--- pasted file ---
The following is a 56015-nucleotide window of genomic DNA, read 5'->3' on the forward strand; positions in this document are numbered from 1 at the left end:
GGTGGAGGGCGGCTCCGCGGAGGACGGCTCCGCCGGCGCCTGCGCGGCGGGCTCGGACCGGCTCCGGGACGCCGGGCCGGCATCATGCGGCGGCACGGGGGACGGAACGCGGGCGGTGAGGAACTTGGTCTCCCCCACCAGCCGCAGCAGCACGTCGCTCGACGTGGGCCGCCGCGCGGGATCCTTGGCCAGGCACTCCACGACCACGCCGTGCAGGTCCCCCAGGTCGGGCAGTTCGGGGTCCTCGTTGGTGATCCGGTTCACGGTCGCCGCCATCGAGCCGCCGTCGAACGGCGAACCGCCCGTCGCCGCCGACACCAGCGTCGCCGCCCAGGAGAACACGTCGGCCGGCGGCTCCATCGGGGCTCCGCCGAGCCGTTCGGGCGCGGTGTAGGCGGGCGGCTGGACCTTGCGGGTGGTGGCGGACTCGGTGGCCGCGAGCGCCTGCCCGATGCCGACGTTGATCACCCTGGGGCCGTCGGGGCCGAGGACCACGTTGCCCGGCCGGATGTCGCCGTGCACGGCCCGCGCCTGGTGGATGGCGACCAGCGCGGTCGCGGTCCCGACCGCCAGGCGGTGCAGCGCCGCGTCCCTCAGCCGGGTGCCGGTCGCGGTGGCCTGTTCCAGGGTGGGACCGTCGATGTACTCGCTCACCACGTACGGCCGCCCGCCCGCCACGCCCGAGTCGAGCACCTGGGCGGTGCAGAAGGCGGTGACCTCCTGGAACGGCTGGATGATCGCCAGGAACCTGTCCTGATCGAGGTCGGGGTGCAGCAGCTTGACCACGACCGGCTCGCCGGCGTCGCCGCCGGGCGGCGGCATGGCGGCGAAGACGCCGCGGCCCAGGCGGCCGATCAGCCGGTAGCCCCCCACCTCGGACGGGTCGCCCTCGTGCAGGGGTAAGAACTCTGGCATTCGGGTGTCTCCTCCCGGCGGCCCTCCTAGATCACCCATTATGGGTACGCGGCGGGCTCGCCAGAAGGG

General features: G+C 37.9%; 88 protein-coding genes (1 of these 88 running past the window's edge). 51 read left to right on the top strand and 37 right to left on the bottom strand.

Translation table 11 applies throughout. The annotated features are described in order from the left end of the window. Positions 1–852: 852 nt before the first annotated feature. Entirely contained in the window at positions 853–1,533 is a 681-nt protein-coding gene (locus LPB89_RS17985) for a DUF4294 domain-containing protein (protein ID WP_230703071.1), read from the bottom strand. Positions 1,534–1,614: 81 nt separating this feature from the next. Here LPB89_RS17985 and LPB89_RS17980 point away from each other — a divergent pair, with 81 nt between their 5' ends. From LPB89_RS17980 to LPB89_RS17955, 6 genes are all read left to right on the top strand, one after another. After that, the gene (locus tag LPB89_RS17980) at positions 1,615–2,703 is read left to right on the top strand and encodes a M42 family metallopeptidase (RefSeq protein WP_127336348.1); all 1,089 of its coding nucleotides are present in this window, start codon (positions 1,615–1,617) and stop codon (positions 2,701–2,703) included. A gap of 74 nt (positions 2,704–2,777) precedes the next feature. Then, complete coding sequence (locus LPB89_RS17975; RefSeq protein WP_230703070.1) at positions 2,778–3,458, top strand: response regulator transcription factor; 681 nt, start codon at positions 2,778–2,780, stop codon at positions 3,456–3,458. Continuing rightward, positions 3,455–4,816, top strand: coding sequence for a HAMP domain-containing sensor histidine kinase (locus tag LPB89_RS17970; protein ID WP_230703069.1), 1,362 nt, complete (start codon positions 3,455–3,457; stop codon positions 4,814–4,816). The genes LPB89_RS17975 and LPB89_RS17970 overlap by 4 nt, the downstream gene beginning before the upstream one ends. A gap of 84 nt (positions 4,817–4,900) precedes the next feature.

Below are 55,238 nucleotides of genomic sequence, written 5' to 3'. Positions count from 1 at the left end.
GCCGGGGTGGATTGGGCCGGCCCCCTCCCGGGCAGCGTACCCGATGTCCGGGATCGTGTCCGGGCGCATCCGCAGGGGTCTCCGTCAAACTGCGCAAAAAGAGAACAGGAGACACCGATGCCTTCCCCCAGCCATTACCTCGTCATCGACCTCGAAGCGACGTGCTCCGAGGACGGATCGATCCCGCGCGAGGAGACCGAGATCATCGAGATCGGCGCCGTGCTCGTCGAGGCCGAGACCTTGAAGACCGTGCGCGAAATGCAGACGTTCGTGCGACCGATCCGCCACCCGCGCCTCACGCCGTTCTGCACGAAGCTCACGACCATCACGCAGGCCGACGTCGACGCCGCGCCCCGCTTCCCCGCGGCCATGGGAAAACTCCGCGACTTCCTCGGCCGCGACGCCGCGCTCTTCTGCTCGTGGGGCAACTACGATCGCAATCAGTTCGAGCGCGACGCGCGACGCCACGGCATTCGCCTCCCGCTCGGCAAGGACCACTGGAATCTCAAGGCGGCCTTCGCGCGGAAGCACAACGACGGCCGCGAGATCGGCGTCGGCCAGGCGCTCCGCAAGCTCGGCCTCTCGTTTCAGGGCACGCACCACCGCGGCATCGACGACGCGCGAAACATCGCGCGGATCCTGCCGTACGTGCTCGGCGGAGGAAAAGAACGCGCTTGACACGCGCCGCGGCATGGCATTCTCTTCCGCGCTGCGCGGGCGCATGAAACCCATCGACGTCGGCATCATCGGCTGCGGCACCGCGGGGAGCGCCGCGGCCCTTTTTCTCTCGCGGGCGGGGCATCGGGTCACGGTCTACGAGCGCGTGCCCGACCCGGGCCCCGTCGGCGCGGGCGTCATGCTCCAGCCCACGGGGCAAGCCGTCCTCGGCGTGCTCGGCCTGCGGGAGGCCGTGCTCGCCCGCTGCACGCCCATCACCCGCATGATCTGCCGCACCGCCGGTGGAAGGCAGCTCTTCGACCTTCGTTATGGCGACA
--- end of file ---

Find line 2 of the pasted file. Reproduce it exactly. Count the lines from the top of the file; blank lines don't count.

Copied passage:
GGTGGAGGGCGGCTCCGCGGAGGACGGCTCCGCCGGCGCCTGCGCGGCGGGCTCGGACCGGCTCCGGGACGCCGGGCCGGCATCATGCGGCGGCACGGGGGACGGAACGCGGGCGGTGAGGAACTTGGTCTCCCCCACCAGCCGCAGCAGCACGTCGCTCGACGTGGGCCGCCGCGCGGGATCCTTGGCCAGGCACTCCACGACCACGCCGTGCAGGTCCCCCAGGTCGGGCAGTTCGGGGTCCTCGTTGGTGATCCGGTTCACGGTCGCCGCCATCGAGCCGCCGTCGAACGGCGAACCGCCCGTCGCCGCCGACACCAGCGTCGCCGCCCAGGAGAACACGTCGGCCGGCGGCTCCATCGGGGCTCCGCCGAGCCGTTCGGGCGCGGTGTAGGCGGGCGGCTGGACCTTGCGGGTGGTGGCGGACTCGGTGGCCGCGAGCGCCTGCCCGATGCCGACGTTGATCACCCTGGGGCCGTCGGGGCCGAGGACCACGTTGCCCGGCCGGATGTCGCCGTGCACGGCCCGCGCCTGGTGGATGGCGACCAGCGCGGTCGCGGTCCCGACCGCCAGGCGGTGCAGCGCCGCGTCCCTCAGCCGGGTGCCGGTCGCGGTGGCCTGTTCCAGGGTGGGACCGTCGATGTACTCGCTCACCACGTACGGCCGCCCGCCCGCCACGCCCGAGTCGAGCACCTGGGCGGTGCAGAAGGCGGTGACCTCCTGGAACGGCTGGATGATCGCCAGGAACCTGTCCTGATCGAGGTCGGGGTGCAGCAGCTTGACCACGACCGGCTCGCCGGCGTCGCCGCCGGGCGGCGGCATGGCGGCGAAGACGCCGCGGCCCAGGCGGCCGATCAGCCGGTAGCCCCCCACCTCGGACGGGTCGCCCTCGTGCAGGGGTAAGAACTCTGGCATTCGGGTGTCTCCTCCCGGCGGCCCTCCTAGATCACCCATTATGGGTACGCGGCGGGCTCGCCAGAAGGG